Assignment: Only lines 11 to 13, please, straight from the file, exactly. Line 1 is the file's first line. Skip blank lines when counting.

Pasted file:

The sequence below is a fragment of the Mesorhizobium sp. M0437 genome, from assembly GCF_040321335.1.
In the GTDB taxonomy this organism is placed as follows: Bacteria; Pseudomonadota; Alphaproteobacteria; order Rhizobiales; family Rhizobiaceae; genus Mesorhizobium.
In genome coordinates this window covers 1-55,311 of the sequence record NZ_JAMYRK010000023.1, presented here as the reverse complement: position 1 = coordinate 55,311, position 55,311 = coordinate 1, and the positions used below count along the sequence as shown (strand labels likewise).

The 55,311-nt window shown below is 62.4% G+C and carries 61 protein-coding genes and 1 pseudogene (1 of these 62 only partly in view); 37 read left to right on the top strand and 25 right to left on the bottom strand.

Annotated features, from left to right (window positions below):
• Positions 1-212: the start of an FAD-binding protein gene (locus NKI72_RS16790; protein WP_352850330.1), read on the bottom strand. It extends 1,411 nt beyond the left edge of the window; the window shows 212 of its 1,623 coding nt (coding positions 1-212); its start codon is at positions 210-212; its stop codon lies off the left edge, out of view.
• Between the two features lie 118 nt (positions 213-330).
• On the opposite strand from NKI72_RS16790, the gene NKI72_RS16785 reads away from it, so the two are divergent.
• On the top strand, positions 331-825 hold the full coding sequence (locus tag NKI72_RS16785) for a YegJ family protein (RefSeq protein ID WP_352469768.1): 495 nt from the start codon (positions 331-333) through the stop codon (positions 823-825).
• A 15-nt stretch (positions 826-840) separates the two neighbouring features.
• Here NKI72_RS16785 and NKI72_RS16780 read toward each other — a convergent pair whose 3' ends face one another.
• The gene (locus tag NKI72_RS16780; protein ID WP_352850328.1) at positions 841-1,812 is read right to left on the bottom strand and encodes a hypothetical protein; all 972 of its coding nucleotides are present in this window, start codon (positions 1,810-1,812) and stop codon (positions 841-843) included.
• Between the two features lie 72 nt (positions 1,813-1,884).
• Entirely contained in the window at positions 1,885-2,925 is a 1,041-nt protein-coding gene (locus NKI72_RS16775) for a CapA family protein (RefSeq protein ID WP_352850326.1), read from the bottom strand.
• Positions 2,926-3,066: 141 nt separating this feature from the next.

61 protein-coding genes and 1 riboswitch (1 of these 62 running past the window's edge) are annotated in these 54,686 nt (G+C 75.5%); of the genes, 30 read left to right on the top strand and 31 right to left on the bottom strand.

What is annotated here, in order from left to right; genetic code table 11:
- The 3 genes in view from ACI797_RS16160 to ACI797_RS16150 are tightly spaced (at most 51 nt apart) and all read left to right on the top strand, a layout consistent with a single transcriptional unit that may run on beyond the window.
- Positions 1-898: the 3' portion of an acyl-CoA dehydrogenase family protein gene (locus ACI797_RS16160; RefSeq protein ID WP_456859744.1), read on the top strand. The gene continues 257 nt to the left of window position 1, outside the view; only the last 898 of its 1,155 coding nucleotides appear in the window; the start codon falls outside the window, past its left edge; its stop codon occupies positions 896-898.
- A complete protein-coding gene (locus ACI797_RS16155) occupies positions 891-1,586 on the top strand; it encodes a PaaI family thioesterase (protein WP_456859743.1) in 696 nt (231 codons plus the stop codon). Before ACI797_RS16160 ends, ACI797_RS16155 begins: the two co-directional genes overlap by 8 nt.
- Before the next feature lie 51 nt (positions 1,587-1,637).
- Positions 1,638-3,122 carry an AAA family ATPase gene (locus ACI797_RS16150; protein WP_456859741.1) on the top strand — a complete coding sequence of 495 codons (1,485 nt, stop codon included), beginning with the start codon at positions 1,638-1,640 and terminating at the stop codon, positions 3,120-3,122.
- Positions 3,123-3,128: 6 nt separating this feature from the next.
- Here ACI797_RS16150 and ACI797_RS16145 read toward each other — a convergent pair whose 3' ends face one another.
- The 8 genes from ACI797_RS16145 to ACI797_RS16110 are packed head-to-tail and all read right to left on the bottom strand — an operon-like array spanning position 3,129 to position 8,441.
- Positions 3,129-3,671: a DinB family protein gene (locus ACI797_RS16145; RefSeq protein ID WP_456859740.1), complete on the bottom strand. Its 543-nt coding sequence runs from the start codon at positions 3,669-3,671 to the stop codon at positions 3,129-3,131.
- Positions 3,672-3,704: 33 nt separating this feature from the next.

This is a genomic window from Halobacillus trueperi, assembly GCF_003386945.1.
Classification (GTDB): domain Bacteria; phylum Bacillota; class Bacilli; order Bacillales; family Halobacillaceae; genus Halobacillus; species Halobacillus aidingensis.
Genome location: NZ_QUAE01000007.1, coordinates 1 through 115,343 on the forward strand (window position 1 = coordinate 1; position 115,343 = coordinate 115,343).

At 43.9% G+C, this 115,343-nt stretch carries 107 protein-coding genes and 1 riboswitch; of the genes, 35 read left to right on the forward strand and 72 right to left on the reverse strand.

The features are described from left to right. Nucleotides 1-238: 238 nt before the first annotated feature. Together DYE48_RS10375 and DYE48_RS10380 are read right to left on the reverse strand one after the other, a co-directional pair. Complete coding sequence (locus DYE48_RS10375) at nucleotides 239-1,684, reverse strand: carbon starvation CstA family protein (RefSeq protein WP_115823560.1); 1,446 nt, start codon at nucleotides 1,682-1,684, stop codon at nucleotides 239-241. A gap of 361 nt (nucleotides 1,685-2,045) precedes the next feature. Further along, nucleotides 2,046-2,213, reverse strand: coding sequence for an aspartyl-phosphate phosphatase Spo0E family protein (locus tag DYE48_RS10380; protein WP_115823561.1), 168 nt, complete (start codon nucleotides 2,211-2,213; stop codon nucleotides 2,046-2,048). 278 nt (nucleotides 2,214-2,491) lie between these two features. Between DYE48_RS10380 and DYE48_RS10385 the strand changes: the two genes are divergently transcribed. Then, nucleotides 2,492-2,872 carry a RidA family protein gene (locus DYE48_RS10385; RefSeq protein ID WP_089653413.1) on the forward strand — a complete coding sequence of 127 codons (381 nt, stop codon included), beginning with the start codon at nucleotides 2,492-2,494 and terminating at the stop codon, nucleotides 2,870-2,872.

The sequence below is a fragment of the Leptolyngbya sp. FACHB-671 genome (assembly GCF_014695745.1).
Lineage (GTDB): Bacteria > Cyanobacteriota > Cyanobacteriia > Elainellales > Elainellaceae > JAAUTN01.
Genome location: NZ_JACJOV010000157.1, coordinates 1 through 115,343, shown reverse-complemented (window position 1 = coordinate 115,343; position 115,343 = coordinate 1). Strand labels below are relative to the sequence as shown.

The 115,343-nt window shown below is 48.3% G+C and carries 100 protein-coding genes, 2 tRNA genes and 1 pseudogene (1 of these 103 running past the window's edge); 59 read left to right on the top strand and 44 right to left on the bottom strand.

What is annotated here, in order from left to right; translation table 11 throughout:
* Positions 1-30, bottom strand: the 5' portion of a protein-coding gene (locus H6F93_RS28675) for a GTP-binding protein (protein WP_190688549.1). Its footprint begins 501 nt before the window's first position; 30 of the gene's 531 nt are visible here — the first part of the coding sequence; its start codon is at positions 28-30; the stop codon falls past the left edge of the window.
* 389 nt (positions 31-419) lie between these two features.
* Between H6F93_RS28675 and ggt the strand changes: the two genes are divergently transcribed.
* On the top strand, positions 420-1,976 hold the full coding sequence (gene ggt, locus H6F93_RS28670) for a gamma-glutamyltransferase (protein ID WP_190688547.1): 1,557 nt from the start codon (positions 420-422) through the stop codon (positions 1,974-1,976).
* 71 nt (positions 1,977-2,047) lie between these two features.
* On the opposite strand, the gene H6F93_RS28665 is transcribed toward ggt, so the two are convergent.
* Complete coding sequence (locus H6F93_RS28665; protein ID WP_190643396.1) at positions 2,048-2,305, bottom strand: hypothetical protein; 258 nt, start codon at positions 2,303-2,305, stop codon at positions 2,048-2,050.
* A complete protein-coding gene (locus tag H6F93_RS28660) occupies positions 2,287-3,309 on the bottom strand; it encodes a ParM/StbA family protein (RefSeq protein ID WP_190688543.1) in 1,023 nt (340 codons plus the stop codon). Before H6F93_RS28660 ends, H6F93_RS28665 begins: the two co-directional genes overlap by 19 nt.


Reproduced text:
• Here NKI72_RS16785 and NKI72_RS16780 read toward each other — a convergent pair whose 3' ends face one another.
• The gene (locus tag NKI72_RS16780; protein ID WP_352850328.1) at positions 841-1,812 is read right to left on the bottom strand and encodes a hypothetical protein; all 972 of its coding nucleotides are present in this window, start codon (positions 1,810-1,812) and stop codon (positions 841-843) included.
• Between the two features lie 72 nt (positions 1,813-1,884).